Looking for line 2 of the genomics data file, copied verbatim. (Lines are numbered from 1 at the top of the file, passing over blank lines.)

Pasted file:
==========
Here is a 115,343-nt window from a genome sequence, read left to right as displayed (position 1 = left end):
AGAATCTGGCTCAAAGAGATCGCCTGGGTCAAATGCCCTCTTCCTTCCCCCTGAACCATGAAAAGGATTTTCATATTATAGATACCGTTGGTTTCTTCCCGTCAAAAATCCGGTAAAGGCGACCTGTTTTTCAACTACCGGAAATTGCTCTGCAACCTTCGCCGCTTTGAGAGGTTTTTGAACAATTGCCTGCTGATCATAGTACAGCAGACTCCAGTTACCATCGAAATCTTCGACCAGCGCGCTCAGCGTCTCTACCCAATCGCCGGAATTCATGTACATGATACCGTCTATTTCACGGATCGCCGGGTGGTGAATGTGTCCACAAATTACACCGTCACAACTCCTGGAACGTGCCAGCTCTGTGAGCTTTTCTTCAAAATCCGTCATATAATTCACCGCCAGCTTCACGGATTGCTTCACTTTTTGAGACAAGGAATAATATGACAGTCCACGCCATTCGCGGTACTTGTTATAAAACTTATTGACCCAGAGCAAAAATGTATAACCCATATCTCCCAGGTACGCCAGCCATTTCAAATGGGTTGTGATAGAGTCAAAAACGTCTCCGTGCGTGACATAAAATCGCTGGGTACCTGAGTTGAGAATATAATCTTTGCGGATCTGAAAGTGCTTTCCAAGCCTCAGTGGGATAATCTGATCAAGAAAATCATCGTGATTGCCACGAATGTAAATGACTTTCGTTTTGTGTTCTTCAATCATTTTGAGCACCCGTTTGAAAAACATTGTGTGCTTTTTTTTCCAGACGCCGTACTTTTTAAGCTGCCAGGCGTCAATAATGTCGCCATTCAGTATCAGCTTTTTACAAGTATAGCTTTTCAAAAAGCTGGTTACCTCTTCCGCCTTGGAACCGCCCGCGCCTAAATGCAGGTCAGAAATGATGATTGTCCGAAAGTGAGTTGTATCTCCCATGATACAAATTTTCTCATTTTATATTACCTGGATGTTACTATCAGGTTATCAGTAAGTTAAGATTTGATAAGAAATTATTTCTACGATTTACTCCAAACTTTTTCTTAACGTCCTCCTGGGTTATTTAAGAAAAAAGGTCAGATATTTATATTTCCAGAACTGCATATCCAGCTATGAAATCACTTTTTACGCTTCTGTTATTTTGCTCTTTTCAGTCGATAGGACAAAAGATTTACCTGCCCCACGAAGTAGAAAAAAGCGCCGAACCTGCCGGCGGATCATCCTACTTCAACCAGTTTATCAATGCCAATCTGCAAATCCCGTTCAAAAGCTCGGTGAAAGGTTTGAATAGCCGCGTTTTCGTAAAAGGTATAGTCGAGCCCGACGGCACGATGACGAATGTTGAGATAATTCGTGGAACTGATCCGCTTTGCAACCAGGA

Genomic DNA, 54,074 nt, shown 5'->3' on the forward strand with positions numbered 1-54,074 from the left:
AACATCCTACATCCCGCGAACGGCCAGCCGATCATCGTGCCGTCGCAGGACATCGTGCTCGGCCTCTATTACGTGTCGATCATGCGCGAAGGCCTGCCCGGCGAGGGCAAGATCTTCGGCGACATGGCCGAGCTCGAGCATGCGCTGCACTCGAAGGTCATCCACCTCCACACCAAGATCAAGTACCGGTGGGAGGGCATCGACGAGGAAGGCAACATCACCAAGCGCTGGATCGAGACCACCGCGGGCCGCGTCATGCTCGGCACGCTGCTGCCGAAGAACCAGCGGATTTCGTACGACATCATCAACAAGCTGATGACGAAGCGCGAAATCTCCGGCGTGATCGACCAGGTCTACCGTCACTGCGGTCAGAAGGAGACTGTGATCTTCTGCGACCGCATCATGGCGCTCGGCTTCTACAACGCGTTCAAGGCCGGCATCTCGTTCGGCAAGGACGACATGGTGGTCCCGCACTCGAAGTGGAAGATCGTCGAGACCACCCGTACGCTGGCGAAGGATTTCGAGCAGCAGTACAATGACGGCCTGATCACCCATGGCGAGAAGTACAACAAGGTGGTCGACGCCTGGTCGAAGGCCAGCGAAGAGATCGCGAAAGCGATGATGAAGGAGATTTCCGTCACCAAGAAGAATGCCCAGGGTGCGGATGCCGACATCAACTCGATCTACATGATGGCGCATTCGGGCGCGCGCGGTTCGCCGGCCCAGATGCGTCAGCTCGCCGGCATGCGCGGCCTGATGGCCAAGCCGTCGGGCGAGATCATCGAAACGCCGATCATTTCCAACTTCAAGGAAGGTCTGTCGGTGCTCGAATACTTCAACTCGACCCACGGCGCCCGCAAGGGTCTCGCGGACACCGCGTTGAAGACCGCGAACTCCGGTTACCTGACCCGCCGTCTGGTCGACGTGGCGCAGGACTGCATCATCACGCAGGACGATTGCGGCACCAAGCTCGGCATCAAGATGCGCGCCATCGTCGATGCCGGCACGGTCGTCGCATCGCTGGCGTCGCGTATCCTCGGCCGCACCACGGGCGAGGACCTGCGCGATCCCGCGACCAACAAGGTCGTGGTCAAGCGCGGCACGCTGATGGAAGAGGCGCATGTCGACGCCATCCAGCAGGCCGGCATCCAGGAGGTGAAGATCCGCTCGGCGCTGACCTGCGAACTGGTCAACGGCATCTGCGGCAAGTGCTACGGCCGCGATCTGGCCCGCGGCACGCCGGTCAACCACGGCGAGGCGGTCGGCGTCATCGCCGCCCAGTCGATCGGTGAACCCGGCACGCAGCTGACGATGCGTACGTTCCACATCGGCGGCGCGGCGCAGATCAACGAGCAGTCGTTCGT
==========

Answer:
AGAATCTGGCTCAAAGAGATCGCCTGGGTCAAATGCCCTCTTCCTTCCCCCTGAACCATGAAAAGGATTTTCATATTATAGATACCGTTGGTTTCTTCCCGTCAAAAATCCGGTAAAGGCGACCTGTTTTTCAACTACCGGAAATTGCTCTGCAACCTTCGCCGCTTTGAGAGGTTTTTGAACAATTGCCTGCTGATCATAGTACAGCAGACTCCAGTTACCATCGAAATCTTCGACCAGCGCGCTCAGCGTCTCTACCCAATCGCCGGAATTCATGTACATGATACCGTCTATTTCACGGATCGCCGGGTGGTGAATGTGTCCACAAATTACACCGTCACAACTCCTGGAACGTGCCAGCTCTGTGAGCTTTTCTTCAAAATCCGTCATATAATTCACCGCCAGCTTCACGGATTGCTTCACTTTTTGAGACAAGGAATAATATGACAGTCCACGCCATTCGCGGTACTTGTTATAAAACTTATTGACCCAGAGCAAAAATGTATAACCCATATCTCCCAGGTACGCCAGCCATTTCAAATGGGTTGTGATAGAGTCAAAAACGTCTCCGTGCGTGACATAAAATCGCTGGGTACCTGAGTTGAGAATATAATCTTTGCGGATCTGAAAGTGCTTTCCAAGCCTCAGTGGGATAATCTGATCAAGAAAATCATCGTGATTGCCACGAATGTAAATGACTTTCGTTTTGTGTTCTTCAATCATTTTGAGCACCCGTTTGAAAAACATTGTGTGCTTTTTTTTCCAGACGCCGTACTTTTTAAGCTGCCAGGCGTCAATAATGTCGCCATTCAGTATCAGCTTTTTACAAGTATAGCTTTTCAAAAAGCTGGTTACCTCTTCCGCCTTGGAACCGCCCGCGCCTAAATGCAGGTCAGAAATGATGATTGTCCGAAAGTGAGTTGTATCTCCCATGATACAAATTTTCTCATTTTATATTACCTGGATGTTACTATCAGGTTATCAGTAAGTTAAGATTTGATAAGAAATTATTTCTACGATTTACTCCAAACTTTTTCTTAACGTCCTCCTGGGTTATTTAAGAAAAAAGGTCAGATATTTATATTTCCAGAACTGCATATCCAGCTATGAAATCACTTTTTACGCTTCTGTTATTTTGCTCTTTTCAGTCGATAGGACAAAAGATTTACCTGCCCCACGAAGTAGAAAAAAGCGCCGAACCTGCCGGCGGATCATCCTACTTCAACCAGTTTATCAATGCCAATCTGCAAATCCCGTTCAAAAGCTCGGTGAAAGGTTTGAATAGCCGCGTTTTCGTAAAAGGTATAGTCGAGCCCGACGGCACGATGACGAATGTTGAGATAATTCGTGGAACTGATCCGCTTTGCAACCAGGA